I'm not in the LHBS business but it seems that the critical success factor is getting regular turnover on your ingredients to keep them fresh--in addition to good service and competitive prices, which I would consider a ticket to play.  There is probably some threshold size of the business that you need to exceed in order to keep your turnover good.

Also, consider striking up relationships w/ local brewpubs and possibly supplying them.  There may be some situations with things like specialty grains where it could make sense for a brewpub to buy from you rather than a grain supplier.  I also know my LHBS sources grain for my local brewpub.  This could provide a nice source of income to finance the store through the early stages of growing your homebrewing customer base.
R. Lorber
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Offline tom-r2

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Re: homebrew shop
« Reply #10 on: August 08, 2010, 01:22:13 PM »
Do some internet searches (http://www.alexa.com/) (http://www.thomasnet.com/) for business information. Use as many descriptors as you can for your searches; Beer; barley; beer making supplies; brewery supplies; etc. You have to figure out who your customers will be, what range of customers you are going to try to serve (the wine making folks was a great suggestion), and where you are going to find the supplies that you will ultimately sell them. Are you going to just sell grains and fermenting buckets? Are you going to sell drinking mugs krugs or steins?  Are you able to comply with all of the licensing requirements in your area? Do you have to register the business or get an operating license or permit? Do you have to be inspected?

I'm not trying to scare you off, just throwing out some things that come to mind for you to consider and cover as you start your business. The suggestion about contacting some of the business associations will give you many of the answers here. Put together a business plan if you need to look for financing. There are books and references that explain what they should contain, considering the size of your proposed operation.

   Good luck!!!  If you work both smart and hard, you should succeed.
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Offline capozzoli

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Re: homebrew shop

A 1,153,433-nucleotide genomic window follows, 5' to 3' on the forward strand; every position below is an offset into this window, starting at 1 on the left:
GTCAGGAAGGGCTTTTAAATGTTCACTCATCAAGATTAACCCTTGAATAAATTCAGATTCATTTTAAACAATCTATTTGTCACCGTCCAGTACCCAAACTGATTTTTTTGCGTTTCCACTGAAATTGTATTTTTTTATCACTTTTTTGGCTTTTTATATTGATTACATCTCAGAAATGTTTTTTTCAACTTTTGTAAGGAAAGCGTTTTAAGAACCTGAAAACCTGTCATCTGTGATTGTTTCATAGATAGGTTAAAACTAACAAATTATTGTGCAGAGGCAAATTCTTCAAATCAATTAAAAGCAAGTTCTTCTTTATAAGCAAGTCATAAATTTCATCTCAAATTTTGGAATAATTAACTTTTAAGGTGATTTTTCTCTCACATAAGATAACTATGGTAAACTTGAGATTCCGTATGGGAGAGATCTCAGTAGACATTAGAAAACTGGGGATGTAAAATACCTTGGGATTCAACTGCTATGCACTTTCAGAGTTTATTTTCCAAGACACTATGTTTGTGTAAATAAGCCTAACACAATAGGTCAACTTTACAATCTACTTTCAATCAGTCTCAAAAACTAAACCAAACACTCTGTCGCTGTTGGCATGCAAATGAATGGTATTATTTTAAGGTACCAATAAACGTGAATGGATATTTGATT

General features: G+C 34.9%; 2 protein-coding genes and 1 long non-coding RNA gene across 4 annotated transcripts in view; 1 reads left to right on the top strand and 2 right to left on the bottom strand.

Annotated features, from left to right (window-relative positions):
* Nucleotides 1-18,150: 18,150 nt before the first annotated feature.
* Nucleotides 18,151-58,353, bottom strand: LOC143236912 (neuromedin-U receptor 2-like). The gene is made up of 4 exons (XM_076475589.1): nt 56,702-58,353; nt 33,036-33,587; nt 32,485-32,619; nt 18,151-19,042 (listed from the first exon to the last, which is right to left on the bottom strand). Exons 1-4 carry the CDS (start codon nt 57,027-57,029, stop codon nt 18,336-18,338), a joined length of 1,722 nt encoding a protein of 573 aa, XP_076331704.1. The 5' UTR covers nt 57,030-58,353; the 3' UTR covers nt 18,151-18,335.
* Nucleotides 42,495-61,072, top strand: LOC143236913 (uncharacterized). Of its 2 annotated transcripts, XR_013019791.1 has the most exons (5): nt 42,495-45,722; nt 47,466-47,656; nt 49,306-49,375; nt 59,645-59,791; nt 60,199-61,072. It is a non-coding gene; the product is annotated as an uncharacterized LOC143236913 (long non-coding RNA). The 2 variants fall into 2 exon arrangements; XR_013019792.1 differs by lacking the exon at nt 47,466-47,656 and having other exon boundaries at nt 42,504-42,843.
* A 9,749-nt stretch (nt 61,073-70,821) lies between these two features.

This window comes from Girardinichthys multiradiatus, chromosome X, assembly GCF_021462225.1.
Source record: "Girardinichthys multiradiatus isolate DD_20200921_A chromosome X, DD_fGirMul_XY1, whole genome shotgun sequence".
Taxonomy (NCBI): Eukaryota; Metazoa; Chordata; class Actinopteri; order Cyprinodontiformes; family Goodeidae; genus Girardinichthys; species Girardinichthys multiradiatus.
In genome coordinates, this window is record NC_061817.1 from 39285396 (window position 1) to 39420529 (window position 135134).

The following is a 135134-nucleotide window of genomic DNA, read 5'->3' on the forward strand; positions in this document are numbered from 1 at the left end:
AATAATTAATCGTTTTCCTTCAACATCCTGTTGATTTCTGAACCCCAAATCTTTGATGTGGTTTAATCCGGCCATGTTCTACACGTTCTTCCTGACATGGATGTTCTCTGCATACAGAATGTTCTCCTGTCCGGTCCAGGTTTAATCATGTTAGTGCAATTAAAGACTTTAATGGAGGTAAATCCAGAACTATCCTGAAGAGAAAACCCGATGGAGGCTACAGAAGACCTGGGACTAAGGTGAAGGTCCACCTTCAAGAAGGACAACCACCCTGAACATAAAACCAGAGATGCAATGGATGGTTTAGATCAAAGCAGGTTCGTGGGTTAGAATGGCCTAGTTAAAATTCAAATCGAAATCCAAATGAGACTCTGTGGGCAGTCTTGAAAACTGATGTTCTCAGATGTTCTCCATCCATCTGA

« Reply #11 on: August 08, 2010, 01:49:15 PM »
I would be very cautious. Dont count on ANY new business to pay you or anything thing else for a long time. You have to pay it out of pocket, or in advances from a bank or investor.

Most business fail within the first five years. Thats because people expect to be in the black immediately. It takes years.

No one plans to fail, they just fail to plan. Plan for the worst, hope for the best.

I know this to be true cause I am on my third try with businesses.  ::)

Sorry to be mister negative.

To far for me but the best of luck.



« Last Edit: August 08, 2010, 01:51:27 PM by capozzoli »
Beer, its whats for dinner.

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Offline denny

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Re: homebrew shop
« Reply #12 on: August 08, 2010, 05:15:51 PM »
Cap, I think you're being Mr. Realistic, not Mr. Negative.  When I started my business, not only did I keep a side job for a while, but we also borrowed enough to cover salaries for the first 2 years.
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Offline capozzoli

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Re: homebrew shop
« Reply #13 on: August 08, 2010, 06:50:14 PM »
Yep, the reality is scary, best to realize it before you get into it.

Did you ever close up shop? How did that go? Hard?

The thing that caught me off guard the second time around (not that a brew supply shop would experience this) is a customer in NYC didnt pay a $180,000 bill. At first I thought we would survive but then I slowly realized that I have to bill $800,000 just to get the $180,000in profit back. Basically I  needed a million dollars just to get back to zero.

I never want to go through anything like that again. Now I have things in place to prevent it.
Beer, its whats for dinner.

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Offline denny

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Re: homebrew shop
« Reply #14 on: August 09, 2010, 03:43:05 PM »
Yep, the reality is scary, best to realize it before you get into it.

Did you ever close up shop? How did that go? Hard?

Yeah, closed as of June 1.  I turned in my key and felt like a ton of weight had been lifted from shoulders!  I'm still the head engineer at a big performing arts facility, but now my normal schedule is Mon.-Thur. 8AM-1PM.  I am SO digging the extra time off!
Life begins at 60.....1.060, that is!

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The best, sharpest, funniest, weirdest and most knowledgable minds in home brewing contribute on the AHA forum. - Alewyfe

"The whole problem with the world is that fools and fanatics are always so certain of themselves, and wiser people so full of doubts." - Bertrand Russell